New Covid-19 infections in Greece broke a daily record on Saturday with 4,696. Health authorities announced also 38 deaths in past 24 hours, as experts warn that the fourth wave of the pandemic will peak in November.
According to the National Organisation for Public Health (EODY), the number of Covid-patients in hospital ICUs exceeded 400 and reached 404 from 392 a day earlier.
There were 38 deaths, bringing the total number of deaths to 15,894. Of these, 95.4 percent had an underlying medical condition and/or were age 70 or older.
Since the start of the pandemic, 739,448 COVID-19 cases have been confirmed by EODY.
About 85 percent of intubated patients (344) are unvaccinated or have received just one jab of a two-dose vax, while 15 percent (60) are fully vaccinated.
Several studies undertaken the the US’ Centers for Disease Control and Prevention show that those who are unvaccinated are 11 times more likely to die from Covid-19 than the vaccinated.
As Smithsonian Magazine reported in September, those who were not vaccinated made up 95 percent of all Covid-19 cases in the United States, as well as 93 percent of hospitalizations and 92 percent of deaths that occurred between April 4 to June 19 of this year.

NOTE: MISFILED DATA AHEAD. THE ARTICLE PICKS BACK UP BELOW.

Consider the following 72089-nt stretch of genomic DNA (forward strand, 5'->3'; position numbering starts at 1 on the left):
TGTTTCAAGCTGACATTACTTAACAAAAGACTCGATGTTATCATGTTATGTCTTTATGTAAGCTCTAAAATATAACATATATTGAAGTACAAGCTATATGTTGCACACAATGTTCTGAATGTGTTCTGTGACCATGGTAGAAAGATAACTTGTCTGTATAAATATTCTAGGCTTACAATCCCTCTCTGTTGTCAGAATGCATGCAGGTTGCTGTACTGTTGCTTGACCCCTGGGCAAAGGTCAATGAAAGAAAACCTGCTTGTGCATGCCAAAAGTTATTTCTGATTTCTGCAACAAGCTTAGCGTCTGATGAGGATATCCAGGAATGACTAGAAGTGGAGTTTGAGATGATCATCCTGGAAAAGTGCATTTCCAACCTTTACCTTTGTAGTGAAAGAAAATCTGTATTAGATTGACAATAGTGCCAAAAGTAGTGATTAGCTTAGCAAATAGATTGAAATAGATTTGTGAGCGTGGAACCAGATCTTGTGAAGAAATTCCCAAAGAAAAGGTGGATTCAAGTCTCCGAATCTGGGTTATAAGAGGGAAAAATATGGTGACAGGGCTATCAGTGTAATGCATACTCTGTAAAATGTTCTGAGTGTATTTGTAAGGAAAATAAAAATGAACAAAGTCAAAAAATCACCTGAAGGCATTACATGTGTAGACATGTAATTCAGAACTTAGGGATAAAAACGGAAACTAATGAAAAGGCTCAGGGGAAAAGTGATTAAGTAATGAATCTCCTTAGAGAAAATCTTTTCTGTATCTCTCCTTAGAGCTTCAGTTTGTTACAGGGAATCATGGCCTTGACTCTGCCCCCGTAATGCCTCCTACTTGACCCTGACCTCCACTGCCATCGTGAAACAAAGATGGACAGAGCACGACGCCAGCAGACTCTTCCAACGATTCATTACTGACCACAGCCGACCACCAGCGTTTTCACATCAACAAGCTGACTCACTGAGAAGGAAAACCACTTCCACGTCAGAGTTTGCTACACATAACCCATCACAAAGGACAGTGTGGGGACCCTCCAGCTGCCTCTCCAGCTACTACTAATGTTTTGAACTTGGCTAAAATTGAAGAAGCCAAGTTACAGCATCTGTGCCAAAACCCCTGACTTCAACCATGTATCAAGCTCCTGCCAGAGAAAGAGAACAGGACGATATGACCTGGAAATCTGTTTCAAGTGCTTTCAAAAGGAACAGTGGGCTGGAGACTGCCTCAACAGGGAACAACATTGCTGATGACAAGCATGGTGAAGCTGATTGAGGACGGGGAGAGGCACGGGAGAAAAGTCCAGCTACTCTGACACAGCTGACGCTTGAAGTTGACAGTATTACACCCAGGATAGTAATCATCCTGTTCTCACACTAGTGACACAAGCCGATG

Hospital ICU’s in Thessaloniki and Thessaly are filled to capacity
In addition, 277 Covid-19 patients were admitted to hospital in the last 24 hours. The average daily number of admissions was 263 over the last seven days.
Of the confirmed cases over the last 7 days, 159 are related to travel abroad and 3,023 have been traced to prior confirmed cases.
The median age of new cases is 39-years-old, while the median age of those who have died is 78-years-old.
Fourth wave of Covid-19 pandemic in Greece
Covid-19 cases are expected to rise further in November and the fourth wave of the pandemic to peak over the month, according to Athanasios Tsakris, professor of microbiology and member of the Health Ministry’s committee of experts on the pandemic.
Speaking to Skai TV on Friday, he said that this wave of the pandemic “will evolve until December, in a similar way to the second epidemic wave last year in the corresponding period.”
“We see it evolving first in northern Greece and then in the other regions,” he noted, adding, however, that the overall situation won’t be as bad as it was last winter in northern Greece as the population is now getting vaccinated, albeit at a low rate.
The coronaviruses, he said, “start with the first cold in October, peak around midwinter and continue until spring.”
He noted that there is a “significant percentage of vaccinated people who provide respite and hope to the health system,” stressing that both the flu vaccine and the third dose are necessary, with priority given to the latter at this stage.
Earlier, Mina Gaga, Greece’s deputy Minister of Health, stated in a radio interview that “the fourth wave of the Covid-19 pandemic has already started” in Greece, where there are “more than 3,000 cases each day.”